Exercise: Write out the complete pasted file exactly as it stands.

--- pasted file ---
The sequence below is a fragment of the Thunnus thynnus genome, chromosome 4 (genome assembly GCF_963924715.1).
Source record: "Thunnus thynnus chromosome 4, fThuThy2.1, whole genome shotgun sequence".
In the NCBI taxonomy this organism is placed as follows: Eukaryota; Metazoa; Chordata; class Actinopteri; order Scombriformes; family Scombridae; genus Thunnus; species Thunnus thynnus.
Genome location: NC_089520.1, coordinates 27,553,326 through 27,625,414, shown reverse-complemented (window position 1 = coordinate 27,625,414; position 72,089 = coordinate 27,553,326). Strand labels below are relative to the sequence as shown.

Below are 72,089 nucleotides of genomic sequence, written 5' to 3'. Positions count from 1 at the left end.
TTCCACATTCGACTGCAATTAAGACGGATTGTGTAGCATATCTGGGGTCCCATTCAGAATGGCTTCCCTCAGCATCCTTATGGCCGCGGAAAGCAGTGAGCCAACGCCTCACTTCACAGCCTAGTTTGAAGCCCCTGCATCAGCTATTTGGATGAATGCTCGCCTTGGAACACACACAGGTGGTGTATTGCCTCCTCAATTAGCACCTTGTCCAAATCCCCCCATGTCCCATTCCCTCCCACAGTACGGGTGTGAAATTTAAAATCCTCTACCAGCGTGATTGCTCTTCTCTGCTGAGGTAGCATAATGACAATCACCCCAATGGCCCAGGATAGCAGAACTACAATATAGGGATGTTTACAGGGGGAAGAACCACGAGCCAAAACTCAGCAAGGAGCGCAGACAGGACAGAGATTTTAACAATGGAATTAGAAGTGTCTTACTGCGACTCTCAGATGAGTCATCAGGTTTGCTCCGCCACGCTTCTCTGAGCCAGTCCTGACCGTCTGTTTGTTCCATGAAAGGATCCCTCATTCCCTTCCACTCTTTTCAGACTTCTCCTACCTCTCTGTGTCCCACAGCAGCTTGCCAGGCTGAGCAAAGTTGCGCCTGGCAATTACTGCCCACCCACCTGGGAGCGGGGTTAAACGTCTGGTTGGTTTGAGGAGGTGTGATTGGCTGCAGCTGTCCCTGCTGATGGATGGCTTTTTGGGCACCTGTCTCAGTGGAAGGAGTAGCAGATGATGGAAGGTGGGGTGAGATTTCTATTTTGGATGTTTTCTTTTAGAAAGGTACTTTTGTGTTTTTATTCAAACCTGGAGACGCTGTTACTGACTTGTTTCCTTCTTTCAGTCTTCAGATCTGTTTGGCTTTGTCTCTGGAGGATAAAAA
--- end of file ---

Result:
The sequence below is a fragment of the Thunnus thynnus genome, chromosome 4 (genome assembly GCF_963924715.1).
Source record: "Thunnus thynnus chromosome 4, fThuThy2.1, whole genome shotgun sequence".
In the NCBI taxonomy this organism is placed as follows: Eukaryota; Metazoa; Chordata; class Actinopteri; order Scombriformes; family Scombridae; genus Thunnus; species Thunnus thynnus.
Genome location: NC_089520.1, coordinates 27,553,326 through 27,625,414, shown reverse-complemented (window position 1 = coordinate 27,625,414; position 72,089 = coordinate 27,553,326). Strand labels below are relative to the sequence as shown.

Below are 72,089 nucleotides of genomic sequence, written 5' to 3'. Positions count from 1 at the left end.
TTCCACATTCGACTGCAATTAAGACGGATTGTGTAGCATATCTGGGGTCCCATTCAGAATGGCTTCCCTCAGCATCCTTATGGCCGCGGAAAGCAGTGAGCCAACGCCTCACTTCACAGCCTAGTTTGAAGCCCCTGCATCAGCTATTTGGATGAATGCTCGCCTTGGAACACACACAGGTGGTGTATTGCCTCCTCAATTAGCACCTTGTCCAAATCCCCCCATGTCCCATTCCCTCCCACAGTACGGGTGTGAAATTTAAAATCCTCTACCAGCGTGATTGCTCTTCTCTGCTGAGGTAGCATAATGACAATCACCCCAATGGCCCAGGATAGCAGAACTACAATATAGGGATGTTTACAGGGGGAAGAACCACGAGCCAAAACTCAGCAAGGAGCGCAGACAGGACAGAGATTTTAACAATGGAATTAGAAGTGTCTTACTGCGACTCTCAGATGAGTCATCAGGTTTGCTCCGCCACGCTTCTCTGAGCCAGTCCTGACCGTCTGTTTGTTCCATGAAAGGATCCCTCATTCCCTTCCACTCTTTTCAGACTTCTCCTACCTCTCTGTGTCCCACAGCAGCTTGCCAGGCTGAGCAAAGTTGCGCCTGGCAATTACTGCCCACCCACCTGGGAGCGGGGTTAAACGTCTGGTTGGTTTGAGGAGGTGTGATTGGCTGCAGCTGTCCCTGCTGATGGATGGCTTTTTGGGCACCTGTCTCAGTGGAAGGAGTAGCAGATGATGGAAGGTGGGGTGAGATTTCTATTTTGGATGTTTTCTTTTAGAAAGGTACTTTTGTGTTTTTATTCAAACCTGGAGACGCTGTTACTGACTTGTTTCCTTCTTTCAGTCTTCAGATCTGTTTGGCTTTGTCTCTGGAGGATAAAAA